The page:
- SA duo struggle at Tokyo Marathon
- Le Clos leads the way at SA Grand Prix in Stellenbosch
- SA women lead but go down to England in Summer Series
- Rain delay shortens Joburg Open still further
- SA’s Van Dyk in the Tokyo mix… chasing world record
- Fichardt finds his form at sodden Joburg Open
- Young Lamprecht makes history at Humewood
- Sheer skill as SA duo clean up on world stage
- It’s an all-SA Championship showdown in Humewood final
- Kruger best-placed SA player as Peterson leads in the wet
President’s Voice – Gideon Sam
- Updated: August 20, 2016
With every event where Team SA has a presence here at the Rio Olympics we learn lessons that will stand us in good stead for the future.
Take for instance the near misses in some events at the Commonwealth Games of 2014 in Glasgow and now recently in the Olympic Games in Rio – coming away from an event knowing that had the dice fallen our way, the outcome could have been so much different.
To have five boats in the final in the rowing events in Rio and winning one these finals is itself a great achievement.
Analysts of our efforts in Rio will probably advise the various National Federations what to look out for next time.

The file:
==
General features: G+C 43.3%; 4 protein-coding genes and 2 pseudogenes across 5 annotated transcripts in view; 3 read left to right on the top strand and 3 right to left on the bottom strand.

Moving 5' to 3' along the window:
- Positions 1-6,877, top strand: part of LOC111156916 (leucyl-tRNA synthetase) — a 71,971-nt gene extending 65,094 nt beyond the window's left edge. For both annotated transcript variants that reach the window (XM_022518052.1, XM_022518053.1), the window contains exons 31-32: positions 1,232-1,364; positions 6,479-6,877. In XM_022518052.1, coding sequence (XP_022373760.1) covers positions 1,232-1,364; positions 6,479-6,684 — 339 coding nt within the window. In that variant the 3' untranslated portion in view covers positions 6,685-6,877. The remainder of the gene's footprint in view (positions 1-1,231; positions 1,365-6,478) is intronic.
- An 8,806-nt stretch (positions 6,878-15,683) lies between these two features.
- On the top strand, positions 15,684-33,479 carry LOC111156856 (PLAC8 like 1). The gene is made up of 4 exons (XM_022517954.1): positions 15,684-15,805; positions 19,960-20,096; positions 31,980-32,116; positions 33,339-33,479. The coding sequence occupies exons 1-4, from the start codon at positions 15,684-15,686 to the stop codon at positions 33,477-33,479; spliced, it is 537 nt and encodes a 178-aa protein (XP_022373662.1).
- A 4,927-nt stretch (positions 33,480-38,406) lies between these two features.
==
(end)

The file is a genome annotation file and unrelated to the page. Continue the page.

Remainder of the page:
The predictions made of how we would fare in Rio are now academic. How do we build from the achievements in Rio in preparation for the Commonwealth Games at Gold Coast in Australia, then followed by Tokyo 2020 and then our very own showpiece, the Commonwealth Games in Durban 2022.
I think we should give the Federations an opportunity to think about how they see the road to Durban. At some point we then have to sit down and consider specific areas to look at. These are; the appointment of head coaches where this is possible.
Also, forging closer relations with academies where these exist and inviting universities with strong sport departments to provide input in the planning and execution of Federations’ plans as we move forward towards 2022.
We have a lot of capacity in our country and where we are short of this, we must not be shy to import these skills.
Two areas will always be a challenge but we have to find a way of overcoming these. Those are development and funding and remain stumbling blocks for many Federations, but sometimes we just need to stop and think out of the box and see how different things can be.
The August SASCOC Council meeting will put on the table for discussion and debate the criteria to be used for selecting teams for the Commonwealth Games in Australia as well as the Olympic Games in Tokyo.
Sport leaders and different communities close to sporting structures should participate in the coming debates on the criteria for selection. Once decided on, we have to prepare our teams accordingly.
Meanwhile the elections for the quadrennial ending in Tokyo are set for early November and we look forward to having people making themselves available to give guidance to other Federations on the Road to be Tokyo.
We look forward to your contributions and we know you want to see TeamSA competitive in all future Games.